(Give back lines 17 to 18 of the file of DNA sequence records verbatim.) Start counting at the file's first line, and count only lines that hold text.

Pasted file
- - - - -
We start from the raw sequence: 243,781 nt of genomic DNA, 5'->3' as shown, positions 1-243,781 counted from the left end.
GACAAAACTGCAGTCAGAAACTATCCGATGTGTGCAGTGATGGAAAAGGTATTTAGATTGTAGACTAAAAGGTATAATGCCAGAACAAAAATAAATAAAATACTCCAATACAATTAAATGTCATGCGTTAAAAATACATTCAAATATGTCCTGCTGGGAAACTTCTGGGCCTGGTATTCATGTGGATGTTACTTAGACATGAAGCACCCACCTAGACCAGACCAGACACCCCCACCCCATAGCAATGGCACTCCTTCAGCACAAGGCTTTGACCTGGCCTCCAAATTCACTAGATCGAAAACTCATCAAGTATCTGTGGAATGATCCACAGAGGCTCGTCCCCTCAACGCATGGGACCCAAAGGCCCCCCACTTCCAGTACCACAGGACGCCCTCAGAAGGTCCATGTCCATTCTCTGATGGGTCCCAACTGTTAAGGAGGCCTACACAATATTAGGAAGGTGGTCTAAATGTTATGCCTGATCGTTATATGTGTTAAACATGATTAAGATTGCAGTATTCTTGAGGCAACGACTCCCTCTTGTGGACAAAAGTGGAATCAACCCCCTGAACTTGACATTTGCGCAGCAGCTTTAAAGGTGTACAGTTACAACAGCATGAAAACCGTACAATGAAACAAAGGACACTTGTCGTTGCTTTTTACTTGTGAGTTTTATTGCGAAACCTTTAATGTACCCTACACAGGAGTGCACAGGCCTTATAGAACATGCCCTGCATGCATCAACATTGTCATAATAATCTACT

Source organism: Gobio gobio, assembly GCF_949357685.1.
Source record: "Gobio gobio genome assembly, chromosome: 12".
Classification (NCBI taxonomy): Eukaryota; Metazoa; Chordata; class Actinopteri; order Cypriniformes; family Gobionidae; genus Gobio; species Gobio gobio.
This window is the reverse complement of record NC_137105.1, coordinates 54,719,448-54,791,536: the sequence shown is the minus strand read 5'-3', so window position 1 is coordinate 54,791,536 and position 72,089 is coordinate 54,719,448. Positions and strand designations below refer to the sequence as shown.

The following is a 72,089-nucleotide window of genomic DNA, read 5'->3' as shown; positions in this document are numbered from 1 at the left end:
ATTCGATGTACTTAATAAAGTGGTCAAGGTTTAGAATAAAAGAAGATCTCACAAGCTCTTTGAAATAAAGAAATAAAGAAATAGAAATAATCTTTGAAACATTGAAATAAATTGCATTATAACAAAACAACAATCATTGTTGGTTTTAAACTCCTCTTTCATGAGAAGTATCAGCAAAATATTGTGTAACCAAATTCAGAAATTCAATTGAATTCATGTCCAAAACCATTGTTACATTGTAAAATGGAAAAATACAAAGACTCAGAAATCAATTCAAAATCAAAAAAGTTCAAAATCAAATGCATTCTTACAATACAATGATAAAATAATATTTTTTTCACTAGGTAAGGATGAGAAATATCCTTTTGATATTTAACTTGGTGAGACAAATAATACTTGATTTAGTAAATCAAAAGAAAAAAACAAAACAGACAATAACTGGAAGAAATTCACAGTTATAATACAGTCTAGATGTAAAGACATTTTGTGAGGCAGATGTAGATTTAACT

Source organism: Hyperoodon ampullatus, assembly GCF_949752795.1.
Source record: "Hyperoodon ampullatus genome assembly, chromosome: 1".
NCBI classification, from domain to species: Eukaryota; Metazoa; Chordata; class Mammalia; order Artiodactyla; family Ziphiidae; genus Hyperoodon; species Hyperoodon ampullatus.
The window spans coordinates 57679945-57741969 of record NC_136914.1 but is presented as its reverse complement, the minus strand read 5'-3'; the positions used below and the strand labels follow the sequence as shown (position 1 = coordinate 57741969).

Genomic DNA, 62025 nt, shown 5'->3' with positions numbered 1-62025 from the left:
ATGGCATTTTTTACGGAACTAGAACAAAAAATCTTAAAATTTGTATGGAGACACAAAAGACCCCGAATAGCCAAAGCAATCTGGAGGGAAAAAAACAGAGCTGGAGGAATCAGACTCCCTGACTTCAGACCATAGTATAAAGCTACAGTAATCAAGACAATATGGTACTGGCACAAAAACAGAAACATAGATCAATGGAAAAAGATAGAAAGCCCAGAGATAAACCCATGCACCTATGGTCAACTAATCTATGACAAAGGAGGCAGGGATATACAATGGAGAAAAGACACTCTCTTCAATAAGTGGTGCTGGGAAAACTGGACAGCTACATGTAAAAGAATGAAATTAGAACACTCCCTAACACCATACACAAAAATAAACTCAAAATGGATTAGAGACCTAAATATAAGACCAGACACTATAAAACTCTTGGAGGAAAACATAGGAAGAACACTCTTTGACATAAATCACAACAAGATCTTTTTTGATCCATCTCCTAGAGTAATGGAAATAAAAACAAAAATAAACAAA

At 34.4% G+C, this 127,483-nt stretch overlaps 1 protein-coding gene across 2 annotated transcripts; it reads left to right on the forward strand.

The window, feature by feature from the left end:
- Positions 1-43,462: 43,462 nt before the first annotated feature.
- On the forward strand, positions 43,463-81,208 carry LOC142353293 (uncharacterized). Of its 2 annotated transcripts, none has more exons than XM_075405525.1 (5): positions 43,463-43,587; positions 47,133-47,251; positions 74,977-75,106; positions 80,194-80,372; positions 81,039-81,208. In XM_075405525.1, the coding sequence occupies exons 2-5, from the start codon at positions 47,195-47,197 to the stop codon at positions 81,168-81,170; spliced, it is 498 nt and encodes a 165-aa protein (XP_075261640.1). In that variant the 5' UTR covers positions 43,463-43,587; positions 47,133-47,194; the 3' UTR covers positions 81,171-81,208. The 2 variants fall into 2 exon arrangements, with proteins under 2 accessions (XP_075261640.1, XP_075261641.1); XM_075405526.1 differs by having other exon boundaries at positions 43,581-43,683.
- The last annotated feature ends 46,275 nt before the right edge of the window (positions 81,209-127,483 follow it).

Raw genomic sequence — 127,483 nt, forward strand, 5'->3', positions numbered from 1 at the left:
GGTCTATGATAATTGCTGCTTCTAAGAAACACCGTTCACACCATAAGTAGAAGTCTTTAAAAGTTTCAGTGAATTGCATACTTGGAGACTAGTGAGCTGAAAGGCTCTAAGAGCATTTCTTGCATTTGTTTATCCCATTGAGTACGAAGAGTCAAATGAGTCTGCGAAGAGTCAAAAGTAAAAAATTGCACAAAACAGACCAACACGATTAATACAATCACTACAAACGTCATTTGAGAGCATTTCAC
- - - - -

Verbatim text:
- Positions 1-43,462: 43,462 nt before the first annotated feature.
- On the forward strand, positions 43,463-81,208 carry LOC142353293 (uncharacterized). Of its 2 annotated transcripts, none has more exons than XM_075405525.1 (5): positions 43,463-43,587; positions 47,133-47,251; positions 74,977-75,106; positions 80,194-80,372; positions 81,039-81,208. In XM_075405525.1, the coding sequence occupies exons 2-5, from the start codon at positions 47,195-47,197 to the stop codon at positions 81,168-81,170; spliced, it is 498 nt and encodes a 165-aa protein (XP_075261640.1). In that variant the 5' UTR covers positions 43,463-43,587; positions 47,133-47,194; the 3' UTR covers positions 81,171-81,208. The 2 variants fall into 2 exon arrangements, with proteins under 2 accessions (XP_075261640.1, XP_075261641.1); XM_075405526.1 differs by having other exon boundaries at positions 43,581-43,683.